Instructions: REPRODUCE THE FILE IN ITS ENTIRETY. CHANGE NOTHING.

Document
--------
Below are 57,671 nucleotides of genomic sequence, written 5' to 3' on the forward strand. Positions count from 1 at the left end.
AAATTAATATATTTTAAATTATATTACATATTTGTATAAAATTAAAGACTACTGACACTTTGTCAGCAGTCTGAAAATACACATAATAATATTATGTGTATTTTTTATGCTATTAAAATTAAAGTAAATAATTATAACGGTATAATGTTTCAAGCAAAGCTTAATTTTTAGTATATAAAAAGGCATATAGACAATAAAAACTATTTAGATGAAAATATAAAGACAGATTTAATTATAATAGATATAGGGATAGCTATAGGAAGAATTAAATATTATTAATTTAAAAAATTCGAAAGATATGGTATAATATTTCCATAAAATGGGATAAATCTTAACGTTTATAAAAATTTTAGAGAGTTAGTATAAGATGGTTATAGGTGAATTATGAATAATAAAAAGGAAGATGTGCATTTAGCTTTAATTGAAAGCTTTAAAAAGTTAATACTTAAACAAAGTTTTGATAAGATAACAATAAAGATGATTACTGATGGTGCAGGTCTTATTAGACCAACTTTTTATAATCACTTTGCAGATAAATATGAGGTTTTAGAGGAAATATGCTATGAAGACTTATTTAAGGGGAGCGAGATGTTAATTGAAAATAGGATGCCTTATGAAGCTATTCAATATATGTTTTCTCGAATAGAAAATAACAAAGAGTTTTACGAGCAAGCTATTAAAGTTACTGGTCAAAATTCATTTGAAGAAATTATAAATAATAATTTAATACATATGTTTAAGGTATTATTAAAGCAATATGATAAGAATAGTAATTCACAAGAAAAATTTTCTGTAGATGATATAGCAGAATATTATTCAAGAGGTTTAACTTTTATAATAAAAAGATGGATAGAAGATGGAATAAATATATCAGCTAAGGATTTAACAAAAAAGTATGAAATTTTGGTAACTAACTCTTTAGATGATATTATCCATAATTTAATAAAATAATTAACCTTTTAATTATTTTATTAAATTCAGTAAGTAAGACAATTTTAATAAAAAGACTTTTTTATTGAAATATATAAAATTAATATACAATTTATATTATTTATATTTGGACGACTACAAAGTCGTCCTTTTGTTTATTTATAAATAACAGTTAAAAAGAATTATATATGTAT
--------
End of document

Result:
Below are 57,671 nucleotides of genomic sequence, written 5' to 3' on the forward strand. Positions count from 1 at the left end.
AAATTAATATATTTTAAATTATATTACATATTTGTATAAAATTAAAGACTACTGACACTTTGTCAGCAGTCTGAAAATACACATAATAATATTATGTGTATTTTTTATGCTATTAAAATTAAAGTAAATAATTATAACGGTATAATGTTTCAAGCAAAGCTTAATTTTTAGTATATAAAAAGGCATATAGACAATAAAAACTATTTAGATGAAAATATAAAGACAGATTTAATTATAATAGATATAGGGATAGCTATAGGAAGAATTAAATATTATTAATTTAAAAAATTCGAAAGATATGGTATAATATTTCCATAAAATGGGATAAATCTTAACGTTTATAAAAATTTTAGAGAGTTAGTATAAGATGGTTATAGGTGAATTATGAATAATAAAAAGGAAGATGTGCATTTAGCTTTAATTGAAAGCTTTAAAAAGTTAATACTTAAACAAAGTTTTGATAAGATAACAATAAAGATGATTACTGATGGTGCAGGTCTTATTAGACCAACTTTTTATAATCACTTTGCAGATAAATATGAGGTTTTAGAGGAAATATGCTATGAAGACTTATTTAAGGGGAGCGAGATGTTAATTGAAAATAGGATGCCTTATGAAGCTATTCAATATATGTTTTCTCGAATAGAAAATAACAAAGAGTTTTACGAGCAAGCTATTAAAGTTACTGGTCAAAATTCATTTGAAGAAATTATAAATAATAATTTAATACATATGTTTAAGGTATTATTAAAGCAATATGATAAGAATAGTAATTCACAAGAAAAATTTTCTGTAGATGATATAGCAGAATATTATTCAAGAGGTTTAACTTTTATAATAAAAAGATGGATAGAAGATGGAATAAATATATCAGCTAAGGATTTAACAAAAAAGTATGAAATTTTGGTAACTAACTCTTTAGATGATATTATCCATAATTTAATAAAATAATTAACCTTTTAATTATTTTATTAAATTCAGTAAGTAAGACAATTTTAATAAAAAGACTTTTTTATTGAAATATATAAAATTAATATACAATTTATATTATTTATATTTGGACGACTACAAAGTCGTCCTTTTGTTTATTTATAAATAACAGTTAAAAAGAATTATATATGTAT